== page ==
Snow blanketed the forest, large flakes flying sideways turned tree trunks white. The storm arrived before the sun trapping the land in twilight. Wind bit Sebastian’s face and threatened to rip his hat from head. With one hand he held his hat while he tucked the other under coat, fingers pressed into armpits for warmth. Every few strides he switched hands.
Tabitha walked behind, the revolver tucked within her folded arms. Frost stuck to her entire right side, hair frozen against her cheek. Under the darkened sky, her eyes held a soft glow. In darkness those orbs simmered like burning coals.
As the narrow road descended, winding through the forest, the roar of a river grew. Rounding a bend, the river came into view splashing over rocks into a pool. Water lapped up onto the end of the road. On the opposite side, the road continued.
Jaw unhinging, Tabitha set her cruel gaze on the river. She shook her head.
The river appeared passable for horses in better weather, but not by foot in the freezing cold. Wind biting his nose, Sebastian searched for shelter. Spotting a group of large trees on the left side of the road near the riverbank, he pointed. Tabitha nodded her agreement, and they bounded into the trees. Finding ground clear of snow beneath a heavy canopy, they squatted against the tree trunks protected from the wind. Sebastian took up two trunks. Wind squeezed between them finding his back. Tabitha snuggled between two roots of the largest tree.
Tabitha laughed. “No bridge.”
“We shouldn’t have come.” Cupping hands over face, Sebastian breathed warmth into his palms. He thought about returning, had insisted on it several times, but Tabitha had urged him on at gunpoint. Now Dunston was too long a walk in the storm.
Tabitha’s smile faded. “I told you. I can’t go back.”
Thomas had made it clear the conditions for a warm welcome: find the monster, return with Tabitha. He only had a name, Joseph Conrad, a killer, his father’s killer according to Father Young. Sebastian was hardly ranger material, held hostage by a woman. He felt small.
Looking over, Sebastian saw something that froze his blood. The cold could play with the mind, but he felt certain he saw true. He gazed at her open mouth gaping at the river. It was plain as the frost sticking to her dark hair. Her two top canines, slender and pointed, met the bottom pair, serpentine fangs. Realizing he stared, he pulled his gaze up. The embers burned like hellfire within her irises.
He recalled the warning. The monster appeared at night.
Two dead and one missing Thomas had told him. He had assumed Tabitha was the missing one.
Tabitha ran her tongue over pointed teeth.
“Are you?” It felt wrong, but he wanted to know about her. He wanted her to tell him that she was a person like him.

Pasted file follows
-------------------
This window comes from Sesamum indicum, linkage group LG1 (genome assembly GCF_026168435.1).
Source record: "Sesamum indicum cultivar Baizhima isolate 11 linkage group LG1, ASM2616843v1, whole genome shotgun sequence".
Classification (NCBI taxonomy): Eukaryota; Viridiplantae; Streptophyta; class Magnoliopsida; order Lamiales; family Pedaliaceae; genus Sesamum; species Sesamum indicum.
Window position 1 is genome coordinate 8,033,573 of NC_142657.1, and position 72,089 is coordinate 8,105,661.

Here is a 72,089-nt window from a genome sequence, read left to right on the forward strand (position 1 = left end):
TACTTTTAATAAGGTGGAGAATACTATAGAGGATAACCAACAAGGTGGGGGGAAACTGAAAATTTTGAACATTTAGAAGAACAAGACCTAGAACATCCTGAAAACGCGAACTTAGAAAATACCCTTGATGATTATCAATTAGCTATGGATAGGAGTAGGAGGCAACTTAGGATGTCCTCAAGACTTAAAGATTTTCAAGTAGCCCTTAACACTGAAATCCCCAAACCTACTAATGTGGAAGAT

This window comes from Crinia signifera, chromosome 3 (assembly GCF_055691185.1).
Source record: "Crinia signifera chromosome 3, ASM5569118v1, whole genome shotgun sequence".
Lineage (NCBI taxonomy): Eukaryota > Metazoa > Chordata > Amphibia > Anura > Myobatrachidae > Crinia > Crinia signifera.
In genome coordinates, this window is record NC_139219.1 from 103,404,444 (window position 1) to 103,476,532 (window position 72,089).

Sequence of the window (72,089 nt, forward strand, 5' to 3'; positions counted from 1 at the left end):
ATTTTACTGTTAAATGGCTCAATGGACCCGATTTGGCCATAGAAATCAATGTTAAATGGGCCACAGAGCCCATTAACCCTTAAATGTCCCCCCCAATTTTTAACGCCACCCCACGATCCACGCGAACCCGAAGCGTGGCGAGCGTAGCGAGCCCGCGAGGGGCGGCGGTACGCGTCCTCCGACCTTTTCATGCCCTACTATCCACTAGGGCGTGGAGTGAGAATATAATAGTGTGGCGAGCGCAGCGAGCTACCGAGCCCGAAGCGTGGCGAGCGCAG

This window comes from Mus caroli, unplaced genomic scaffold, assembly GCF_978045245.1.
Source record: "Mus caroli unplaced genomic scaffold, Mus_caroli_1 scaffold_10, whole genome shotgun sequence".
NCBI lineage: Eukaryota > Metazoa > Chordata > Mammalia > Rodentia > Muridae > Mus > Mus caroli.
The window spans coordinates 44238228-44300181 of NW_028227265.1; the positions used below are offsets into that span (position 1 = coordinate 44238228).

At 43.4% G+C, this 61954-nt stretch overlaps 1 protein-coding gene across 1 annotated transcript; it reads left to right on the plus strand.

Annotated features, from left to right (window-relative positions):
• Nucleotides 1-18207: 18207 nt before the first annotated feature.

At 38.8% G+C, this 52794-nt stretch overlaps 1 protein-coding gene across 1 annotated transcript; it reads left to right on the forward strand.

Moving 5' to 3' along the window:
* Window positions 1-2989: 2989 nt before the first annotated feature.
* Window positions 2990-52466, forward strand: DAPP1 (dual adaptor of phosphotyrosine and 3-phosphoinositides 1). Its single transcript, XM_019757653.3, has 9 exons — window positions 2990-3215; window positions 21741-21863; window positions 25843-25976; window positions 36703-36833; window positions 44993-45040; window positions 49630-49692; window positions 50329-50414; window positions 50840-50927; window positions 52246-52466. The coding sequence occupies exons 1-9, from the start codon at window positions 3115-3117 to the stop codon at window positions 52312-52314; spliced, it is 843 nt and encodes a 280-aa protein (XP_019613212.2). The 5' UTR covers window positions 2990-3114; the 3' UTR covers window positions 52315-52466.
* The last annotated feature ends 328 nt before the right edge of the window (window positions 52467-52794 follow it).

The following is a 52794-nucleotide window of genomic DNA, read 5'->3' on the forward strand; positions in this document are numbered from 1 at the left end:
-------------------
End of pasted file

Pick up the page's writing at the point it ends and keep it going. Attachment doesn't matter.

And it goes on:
“A demon?” Tabitha giggled, sounding like a young girl imitating the devil. “Church boy.” She set the revolver on her lap, rubbed her hands together, and shivered maintaining a coy smile.
Sebastian shook his head. Her smile relieved him, but he frowned feeling guilty about asking. In all the stories elders told children, the monsters were easy to identify. Big teeth, strange eyes, or excessive size marked the monsters. Gazing at Tabitha, he wondered if there was some truth to those stories.
Taking a deep breath, Sebastian summoned courage. “Are any others in Dunston like you?”
Her smile faded. “Besides my brother? No.”
Sebastian nodded at the clue, the first victim was normal.
Tabitha flashed an evil grin. “Frightened?”
“You ought to be.” She held up the revolver. “I have the gun.” Lowering the weapon to the ground, finger on the handle, she hugged her knees. Her tongue licked over a fang. “Many of us don’t bite.”
Listening, Sebastian watched her eyes. He stared at those luminescent orbs feeling like a child gazing upon strangeness, and he realized how little he knew about the world.
“After the first.” Tabitha rested her cheek on her knee. “That’s when the monster talk started. Nobody suspected the two of us. Not at first. And when I saw you approaching the cabin, I thought you were him. Rhemus the Giant come to take me away.”
Breaking his gaze, Sebastian hung his head.
“What was he like? Your father.”
He felt like he knew little about his father, less since the funeral. “As a boy I imagined he caught train robbers, brought killers to justice. A hero.” Cupping hands, he blew into his palms. “Apparently he hunted people like you.”
“Demon hunter.” Tabitha frowned.
“My apologies.” Sebastian gazed at Tabitha no longer seeing a young woman. He had assumed she was the missing one, but he realized Thomas had demanded her return. Perhaps Thomas had only suspected Tabitha.
Tucking hands under his coat, Sebastian buried his fingers within his armpits. His fingertips prickled with pain. “What are you plans once we reach Roan?”
“A sin,” said Sebastian. He chuckled. “That’s what Father Young taught me.”
“We’re all sinners.” Tabitha wrapped her arms around her knees, hugging them, and rocked on her heels. “The killer. Me. Your father. Young. My brother’s bad habit.”
Sebastian raised an eyebrow. There was still one missing: Sheriff Haas.
Tabitha snickered. “And you sitting there picturing my bare breasts.”
Chuckling, Sebastian felt his insides burn, and he coughed sending pain shooting through his chest. The cold attacking the moisture within his clothes could mean death.
Tabitha sat up and fondled the revolver, running her fingers over the barrel. “Does that make us all evil?”
Sebastian shook his head. He had to convince her to turn herself in, confess or testify. She must abandon revenge. Learning more about his father’s death could wait. “Not if we ask for His forgiveness.”
“Look!” Tabitha stood and pointed with the revolver. “A way across the river.”
Leaning over, Sebastian peered beneath the branches spotting a row of rocks extending across the river. They appeared uneven and too far apart for anyone but a man of his size. “It doesn’t look good.”